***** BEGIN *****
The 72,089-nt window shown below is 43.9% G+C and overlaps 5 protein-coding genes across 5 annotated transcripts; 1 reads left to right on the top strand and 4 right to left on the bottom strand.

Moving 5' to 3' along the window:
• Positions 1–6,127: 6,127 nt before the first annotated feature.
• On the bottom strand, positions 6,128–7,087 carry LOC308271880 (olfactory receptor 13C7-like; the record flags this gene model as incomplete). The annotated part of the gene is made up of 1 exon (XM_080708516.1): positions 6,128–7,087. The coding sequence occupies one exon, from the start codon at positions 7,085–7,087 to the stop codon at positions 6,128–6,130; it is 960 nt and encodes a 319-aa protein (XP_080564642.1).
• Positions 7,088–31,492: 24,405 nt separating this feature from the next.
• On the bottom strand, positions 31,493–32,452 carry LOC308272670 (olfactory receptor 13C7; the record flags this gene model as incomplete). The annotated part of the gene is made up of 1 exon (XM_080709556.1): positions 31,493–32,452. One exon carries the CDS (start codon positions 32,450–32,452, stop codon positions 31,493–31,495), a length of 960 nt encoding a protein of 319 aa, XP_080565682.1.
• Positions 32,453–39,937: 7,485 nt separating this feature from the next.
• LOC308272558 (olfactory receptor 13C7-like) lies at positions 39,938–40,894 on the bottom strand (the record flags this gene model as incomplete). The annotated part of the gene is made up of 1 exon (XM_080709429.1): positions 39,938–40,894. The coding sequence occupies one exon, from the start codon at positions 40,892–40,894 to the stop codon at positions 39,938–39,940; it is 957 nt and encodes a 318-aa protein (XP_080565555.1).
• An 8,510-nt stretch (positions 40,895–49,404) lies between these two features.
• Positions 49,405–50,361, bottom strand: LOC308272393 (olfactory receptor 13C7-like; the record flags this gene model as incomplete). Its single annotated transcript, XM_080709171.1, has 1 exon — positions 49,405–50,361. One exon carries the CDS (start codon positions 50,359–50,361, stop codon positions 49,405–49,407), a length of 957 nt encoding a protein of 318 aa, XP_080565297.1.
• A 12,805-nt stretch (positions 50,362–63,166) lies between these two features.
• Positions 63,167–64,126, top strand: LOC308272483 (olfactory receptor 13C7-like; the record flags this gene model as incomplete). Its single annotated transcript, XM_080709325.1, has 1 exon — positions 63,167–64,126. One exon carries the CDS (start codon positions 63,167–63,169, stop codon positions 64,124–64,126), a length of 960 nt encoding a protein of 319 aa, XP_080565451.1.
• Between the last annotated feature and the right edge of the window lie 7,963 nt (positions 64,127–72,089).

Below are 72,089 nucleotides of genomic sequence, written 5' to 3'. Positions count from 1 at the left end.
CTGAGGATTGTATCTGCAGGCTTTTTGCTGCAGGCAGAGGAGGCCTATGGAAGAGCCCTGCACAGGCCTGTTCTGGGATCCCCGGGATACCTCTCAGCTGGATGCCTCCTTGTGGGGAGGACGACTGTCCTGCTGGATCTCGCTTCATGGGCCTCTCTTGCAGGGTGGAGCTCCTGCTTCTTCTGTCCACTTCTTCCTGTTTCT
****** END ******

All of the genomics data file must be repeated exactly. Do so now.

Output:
The 72,089-nt window shown below is 43.9% G+C and overlaps 5 protein-coding genes across 5 annotated transcripts; 1 reads left to right on the top strand and 4 right to left on the bottom strand.

Moving 5' to 3' along the window:
• Positions 1–6,127: 6,127 nt before the first annotated feature.
• On the bottom strand, positions 6,128–7,087 carry LOC308271880 (olfactory receptor 13C7-like; the record flags this gene model as incomplete). The annotated part of the gene is made up of 1 exon (XM_080708516.1): positions 6,128–7,087. The coding sequence occupies one exon, from the start codon at positions 7,085–7,087 to the stop codon at positions 6,128–6,130; it is 960 nt and encodes a 319-aa protein (XP_080564642.1).
• Positions 7,088–31,492: 24,405 nt separating this feature from the next.
• On the bottom strand, positions 31,493–32,452 carry LOC308272670 (olfactory receptor 13C7; the record flags this gene model as incomplete). The annotated part of the gene is made up of 1 exon (XM_080709556.1): positions 31,493–32,452. One exon carries the CDS (start codon positions 32,450–32,452, stop codon positions 31,493–31,495), a length of 960 nt encoding a protein of 319 aa, XP_080565682.1.
• Positions 32,453–39,937: 7,485 nt separating this feature from the next.
• LOC308272558 (olfactory receptor 13C7-like) lies at positions 39,938–40,894 on the bottom strand (the record flags this gene model as incomplete). The annotated part of the gene is made up of 1 exon (XM_080709429.1): positions 39,938–40,894. The coding sequence occupies one exon, from the start codon at positions 40,892–40,894 to the stop codon at positions 39,938–39,940; it is 957 nt and encodes a 318-aa protein (XP_080565555.1).
• An 8,510-nt stretch (positions 40,895–49,404) lies between these two features.
• Positions 49,405–50,361, bottom strand: LOC308272393 (olfactory receptor 13C7-like; the record flags this gene model as incomplete). Its single annotated transcript, XM_080709171.1, has 1 exon — positions 49,405–50,361. One exon carries the CDS (start codon positions 50,359–50,361, stop codon positions 49,405–49,407), a length of 957 nt encoding a protein of 318 aa, XP_080565297.1.
• A 12,805-nt stretch (positions 50,362–63,166) lies between these two features.
• Positions 63,167–64,126, top strand: LOC308272483 (olfactory receptor 13C7-like; the record flags this gene model as incomplete). Its single annotated transcript, XM_080709325.1, has 1 exon — positions 63,167–64,126. One exon carries the CDS (start codon positions 63,167–63,169, stop codon positions 64,124–64,126), a length of 960 nt encoding a protein of 319 aa, XP_080565451.1.
• Between the last annotated feature and the right edge of the window lie 7,963 nt (positions 64,127–72,089).

Below are 72,089 nucleotides of genomic sequence, written 5' to 3'. Positions count from 1 at the left end.
CTGAGGATTGTATCTGCAGGCTTTTTGCTGCAGGCAGAGGAGGCCTATGGAAGAGCCCTGCACAGGCCTGTTCTGGGATCCCCGGGATACCTCTCAGCTGGATGCCTCCTTGTGGGGAGGACGACTGTCCTGCTGGATCTCGCTTCATGGGCCTCTCTTGCAGGGTGGAGCTCCTGCTTCTTCTGTCCACTTCTTCCTGTTTCT